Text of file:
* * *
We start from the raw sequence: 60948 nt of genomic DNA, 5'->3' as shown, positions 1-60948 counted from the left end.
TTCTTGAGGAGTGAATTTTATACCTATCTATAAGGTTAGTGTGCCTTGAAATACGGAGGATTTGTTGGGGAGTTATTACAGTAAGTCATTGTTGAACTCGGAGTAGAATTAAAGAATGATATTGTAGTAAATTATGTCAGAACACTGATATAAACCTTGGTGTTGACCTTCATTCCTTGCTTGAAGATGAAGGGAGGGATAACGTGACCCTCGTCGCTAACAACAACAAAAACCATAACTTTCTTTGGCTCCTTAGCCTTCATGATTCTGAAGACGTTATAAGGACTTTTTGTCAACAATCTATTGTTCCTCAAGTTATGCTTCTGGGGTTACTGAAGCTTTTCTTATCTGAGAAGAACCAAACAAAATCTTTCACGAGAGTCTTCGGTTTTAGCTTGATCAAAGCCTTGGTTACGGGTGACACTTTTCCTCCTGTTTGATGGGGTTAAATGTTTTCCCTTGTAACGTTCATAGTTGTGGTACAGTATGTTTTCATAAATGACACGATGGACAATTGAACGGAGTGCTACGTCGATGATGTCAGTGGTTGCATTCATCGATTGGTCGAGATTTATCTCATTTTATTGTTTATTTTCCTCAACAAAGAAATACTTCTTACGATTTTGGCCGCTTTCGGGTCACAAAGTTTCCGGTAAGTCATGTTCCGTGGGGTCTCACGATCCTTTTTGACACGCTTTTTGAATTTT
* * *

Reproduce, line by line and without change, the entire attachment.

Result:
We start from the raw sequence: 60948 nt of genomic DNA, 5'->3' as shown, positions 1-60948 counted from the left end.
TTCTTGAGGAGTGAATTTTATACCTATCTATAAGGTTAGTGTGCCTTGAAATACGGAGGATTTGTTGGGGAGTTATTACAGTAAGTCATTGTTGAACTCGGAGTAGAATTAAAGAATGATATTGTAGTAAATTATGTCAGAACACTGATATAAACCTTGGTGTTGACCTTCATTCCTTGCTTGAAGATGAAGGGAGGGATAACGTGACCCTCGTCGCTAACAACAACAAAAACCATAACTTTCTTTGGCTCCTTAGCCTTCATGATTCTGAAGACGTTATAAGGACTTTTTGTCAACAATCTATTGTTCCTCAAGTTATGCTTCTGGGGTTACTGAAGCTTTTCTTATCTGAGAAGAACCAAACAAAATCTTTCACGAGAGTCTTCGGTTTTAGCTTGATCAAAGCCTTGGTTACGGGTGACACTTTTCCTCCTGTTTGATGGGGTTAAATGTTTTCCCTTGTAACGTTCATAGTTGTGGTACAGTATGTTTTCATAAATGACACGATGGACAATTGAACGGAGTGCTACGTCGATGATGTCAGTGGTTGCATTCATCGATTGGTCGAGATTTATCTCATTTTATTGTTTATTTTCCTCAACAAAGAAATACTTCTTACGATTTTGGCCGCTTTCGGGTCACAAAGTTTCCGGTAAGTCATGTTCCGTGGGGTCTCACGATCCTTTTTGACACGCTTTTTGAATTTT